Making ‘assisted world families’? Parenting projects and family practices in the context of globalised gamete donation.
As a culturally pervasive technology, IVF and its related techniques have globalised at a rapid rate, spreading to most regions of the world. As one corollary of this development, cross-border assisted reproduction has emerged as a means by which individuals and couples can travel from their country of origin in order to seek access to fertility treatment services in another country. Little is currently known about a novel range of family forms created via these transnational processes. Whilst analytic comparisons can be made with the global connections found in cases of inter-country adoption, families formed using assisted reproduction can be differentiated on the basis of the complex sociotechnical negotiations required to achieve pregnancy. This paper draws on data from a UK-based study of cross-border assisted reproduction to consider the ways in which parenting projects and new familial subjectivities are achieved within the context of globalised IVF. It uses qualitative interview data from women and men travelling from the UK to a range of countries for fertility treatment and offers a consideration of how thinking with ideas about globalised reproduction can assist us in understanding localised family practices. The paper develops existing theorising about 'world families' (Beck and Beck-Gernsheim 2014:2); extending this formulation to reflect the increasingly internationalised nature of ARTs and the attendant complexities of biomedicalised family formation in this context.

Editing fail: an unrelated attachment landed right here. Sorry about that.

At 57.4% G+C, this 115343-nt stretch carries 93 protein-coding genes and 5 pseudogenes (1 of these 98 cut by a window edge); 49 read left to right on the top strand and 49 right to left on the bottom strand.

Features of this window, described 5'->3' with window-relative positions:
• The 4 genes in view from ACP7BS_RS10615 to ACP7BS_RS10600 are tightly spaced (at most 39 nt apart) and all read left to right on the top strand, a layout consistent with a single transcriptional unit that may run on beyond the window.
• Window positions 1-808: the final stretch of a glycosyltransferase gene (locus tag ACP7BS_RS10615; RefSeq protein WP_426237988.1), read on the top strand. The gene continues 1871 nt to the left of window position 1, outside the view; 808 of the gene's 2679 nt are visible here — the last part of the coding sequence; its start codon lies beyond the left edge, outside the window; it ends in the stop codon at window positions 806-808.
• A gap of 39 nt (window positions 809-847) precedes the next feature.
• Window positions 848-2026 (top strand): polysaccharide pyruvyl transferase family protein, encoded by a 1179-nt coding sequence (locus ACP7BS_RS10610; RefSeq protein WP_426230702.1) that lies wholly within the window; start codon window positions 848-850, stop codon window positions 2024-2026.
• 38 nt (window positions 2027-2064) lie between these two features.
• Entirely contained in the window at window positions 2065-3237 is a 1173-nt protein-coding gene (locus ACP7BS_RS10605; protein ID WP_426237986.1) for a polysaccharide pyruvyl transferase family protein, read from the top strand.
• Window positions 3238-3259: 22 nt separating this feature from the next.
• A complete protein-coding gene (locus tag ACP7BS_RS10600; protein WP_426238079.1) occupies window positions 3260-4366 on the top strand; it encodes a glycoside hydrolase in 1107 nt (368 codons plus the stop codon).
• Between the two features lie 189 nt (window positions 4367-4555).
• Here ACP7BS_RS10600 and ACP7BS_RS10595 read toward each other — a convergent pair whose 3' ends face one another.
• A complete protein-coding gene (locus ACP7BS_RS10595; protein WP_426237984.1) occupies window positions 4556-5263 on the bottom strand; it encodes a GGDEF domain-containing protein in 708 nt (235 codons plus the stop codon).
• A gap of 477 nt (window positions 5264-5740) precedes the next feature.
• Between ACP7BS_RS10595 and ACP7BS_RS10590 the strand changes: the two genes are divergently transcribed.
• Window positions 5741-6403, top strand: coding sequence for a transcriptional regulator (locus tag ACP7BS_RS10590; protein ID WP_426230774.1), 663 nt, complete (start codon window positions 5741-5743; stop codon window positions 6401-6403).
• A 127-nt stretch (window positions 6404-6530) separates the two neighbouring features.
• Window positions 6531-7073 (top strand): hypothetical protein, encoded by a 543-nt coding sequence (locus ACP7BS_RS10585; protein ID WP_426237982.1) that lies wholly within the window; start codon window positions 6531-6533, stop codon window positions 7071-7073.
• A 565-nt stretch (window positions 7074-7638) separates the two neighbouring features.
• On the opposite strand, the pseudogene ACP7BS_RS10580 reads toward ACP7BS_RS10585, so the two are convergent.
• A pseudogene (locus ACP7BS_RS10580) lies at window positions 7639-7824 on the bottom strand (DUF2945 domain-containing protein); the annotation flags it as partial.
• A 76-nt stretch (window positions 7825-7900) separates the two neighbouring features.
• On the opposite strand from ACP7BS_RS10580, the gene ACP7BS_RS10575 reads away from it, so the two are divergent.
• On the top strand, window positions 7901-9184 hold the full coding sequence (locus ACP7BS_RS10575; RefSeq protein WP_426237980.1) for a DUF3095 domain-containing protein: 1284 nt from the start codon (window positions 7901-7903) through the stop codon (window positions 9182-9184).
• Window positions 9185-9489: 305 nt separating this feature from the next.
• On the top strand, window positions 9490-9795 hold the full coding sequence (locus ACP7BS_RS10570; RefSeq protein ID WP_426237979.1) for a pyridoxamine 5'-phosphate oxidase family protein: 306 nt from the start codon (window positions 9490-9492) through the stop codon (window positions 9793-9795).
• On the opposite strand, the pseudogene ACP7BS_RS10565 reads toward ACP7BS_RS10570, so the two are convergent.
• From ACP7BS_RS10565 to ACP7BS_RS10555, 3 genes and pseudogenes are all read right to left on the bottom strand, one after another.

Citation : Hudson, N. (2017) Making ‘assisted world families’? Parenting projects and family practices in the context of globalised gamete donation. Sociological Research Online, 22 (2): 4
Research Group : Centre for Reproduction Research
Research Institute : Centre for Reproduction Research (CRR)
Peer Reviewed : Yes